Bob Mackey over at 1UP's Retro Gaming Blog has just finished a long slog through the many games based on The Simpsons that have been released over the years. Spanning the original Bart vs the Space Mutants up through 2007's The Simpsons Game, the ongoing series of articles spawned from exploring some of the worst that the franchise has to offer mixed in with the occasional bright spot led Mackey to come up with three things learned from the experience. Here's a taste of the first lesson.
It's Okay to Steal
The two best Simpsons titles--in my opinion, anyway--didn't just borrow a few genre conventions; they completely ripped off other games wholesale. To be fair, Konami was stealing from itself in borrowing so much from Teenage Mutant Ninja Turtles: The Arcade Game for their Simpsons coin-op romp, but they knew that particular formula worked. And in pilfering so much from [Grand Theft Auto] with Hit and Run, the Simpsons were working within an established set of mechanics that put billions of dollars in Rockstar's pockets. The hardest part of creating a Simpsons game seems to be deciding on what the characters are supposed to do; such dialogue-reliant source material is difficult to extrapolate into a video game context without some awkwardness. In stealing from other games, developers can instead concentrate on applying established mechanics to interesting and Simpson-y situations.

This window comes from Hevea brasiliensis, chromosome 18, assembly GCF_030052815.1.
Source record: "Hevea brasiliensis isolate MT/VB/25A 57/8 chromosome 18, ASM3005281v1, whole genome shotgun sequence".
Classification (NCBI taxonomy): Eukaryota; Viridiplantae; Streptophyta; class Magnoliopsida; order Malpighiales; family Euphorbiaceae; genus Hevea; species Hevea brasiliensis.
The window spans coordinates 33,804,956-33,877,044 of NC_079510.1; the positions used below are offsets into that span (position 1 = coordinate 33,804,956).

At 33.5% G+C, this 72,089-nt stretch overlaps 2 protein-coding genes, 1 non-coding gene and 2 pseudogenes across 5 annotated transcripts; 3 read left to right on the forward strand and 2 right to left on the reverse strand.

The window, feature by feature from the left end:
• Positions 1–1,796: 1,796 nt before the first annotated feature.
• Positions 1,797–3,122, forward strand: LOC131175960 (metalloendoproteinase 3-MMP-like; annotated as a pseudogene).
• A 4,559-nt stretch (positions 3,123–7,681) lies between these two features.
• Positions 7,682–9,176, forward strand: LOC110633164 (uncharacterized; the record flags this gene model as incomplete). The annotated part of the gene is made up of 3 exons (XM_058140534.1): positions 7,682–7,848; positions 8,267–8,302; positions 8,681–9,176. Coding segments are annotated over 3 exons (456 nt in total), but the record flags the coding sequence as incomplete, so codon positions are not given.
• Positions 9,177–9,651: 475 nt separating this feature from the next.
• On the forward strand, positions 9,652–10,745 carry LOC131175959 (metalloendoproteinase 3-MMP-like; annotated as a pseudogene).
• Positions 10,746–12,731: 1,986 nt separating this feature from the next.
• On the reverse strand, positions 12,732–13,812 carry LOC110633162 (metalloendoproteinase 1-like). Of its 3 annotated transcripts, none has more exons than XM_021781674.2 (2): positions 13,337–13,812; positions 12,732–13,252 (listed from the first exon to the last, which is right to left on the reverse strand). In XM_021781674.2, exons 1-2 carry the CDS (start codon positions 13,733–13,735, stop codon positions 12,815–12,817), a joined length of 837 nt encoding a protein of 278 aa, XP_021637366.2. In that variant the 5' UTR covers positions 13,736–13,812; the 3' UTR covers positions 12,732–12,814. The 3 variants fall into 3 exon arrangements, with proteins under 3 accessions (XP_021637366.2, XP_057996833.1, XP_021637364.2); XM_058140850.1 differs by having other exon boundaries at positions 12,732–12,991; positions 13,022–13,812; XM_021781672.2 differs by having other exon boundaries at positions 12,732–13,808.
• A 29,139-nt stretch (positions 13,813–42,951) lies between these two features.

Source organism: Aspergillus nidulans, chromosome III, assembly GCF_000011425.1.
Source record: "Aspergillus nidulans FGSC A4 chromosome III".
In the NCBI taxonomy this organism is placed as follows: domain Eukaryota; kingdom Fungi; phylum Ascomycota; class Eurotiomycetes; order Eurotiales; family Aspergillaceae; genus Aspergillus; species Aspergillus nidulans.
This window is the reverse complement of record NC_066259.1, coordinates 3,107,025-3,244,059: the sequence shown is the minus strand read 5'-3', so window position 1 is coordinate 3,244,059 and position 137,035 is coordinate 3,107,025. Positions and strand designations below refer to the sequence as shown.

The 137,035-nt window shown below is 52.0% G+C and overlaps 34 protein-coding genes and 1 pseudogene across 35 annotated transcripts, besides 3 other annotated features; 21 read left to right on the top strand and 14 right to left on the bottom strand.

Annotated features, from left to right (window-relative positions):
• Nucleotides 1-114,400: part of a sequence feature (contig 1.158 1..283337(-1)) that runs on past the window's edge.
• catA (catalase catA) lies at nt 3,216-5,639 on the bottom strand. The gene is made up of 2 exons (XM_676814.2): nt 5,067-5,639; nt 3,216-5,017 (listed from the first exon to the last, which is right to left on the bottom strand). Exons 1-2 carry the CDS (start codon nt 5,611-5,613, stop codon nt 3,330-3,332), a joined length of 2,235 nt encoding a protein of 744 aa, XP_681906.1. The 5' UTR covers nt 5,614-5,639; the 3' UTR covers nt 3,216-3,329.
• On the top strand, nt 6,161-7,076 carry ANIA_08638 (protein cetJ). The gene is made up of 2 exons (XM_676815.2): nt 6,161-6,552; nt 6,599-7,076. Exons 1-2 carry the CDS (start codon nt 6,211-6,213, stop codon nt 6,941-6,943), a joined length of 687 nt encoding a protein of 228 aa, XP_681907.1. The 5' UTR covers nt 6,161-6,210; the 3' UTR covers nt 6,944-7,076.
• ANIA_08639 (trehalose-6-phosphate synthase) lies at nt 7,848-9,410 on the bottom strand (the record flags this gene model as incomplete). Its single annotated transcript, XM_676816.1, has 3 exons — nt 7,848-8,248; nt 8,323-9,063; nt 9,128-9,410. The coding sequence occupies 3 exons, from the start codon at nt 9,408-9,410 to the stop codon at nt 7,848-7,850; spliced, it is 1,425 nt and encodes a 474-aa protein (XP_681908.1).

Don't miss the complete fifteen-part series, as your time is better spent reading about the awful games rather than playing them. Escape from Camp Deadly? Really? Please. Personally, my favorite game to come out of the franchise has to be last generation's Hit and Run thanks to its familiar Grand Theft Auto-inspired gameplay, sense of speed, and authentically detailed take on Springfield. Check it out sometime if you've passed it by based on your unpleasant memories of, say, Virtual Bart.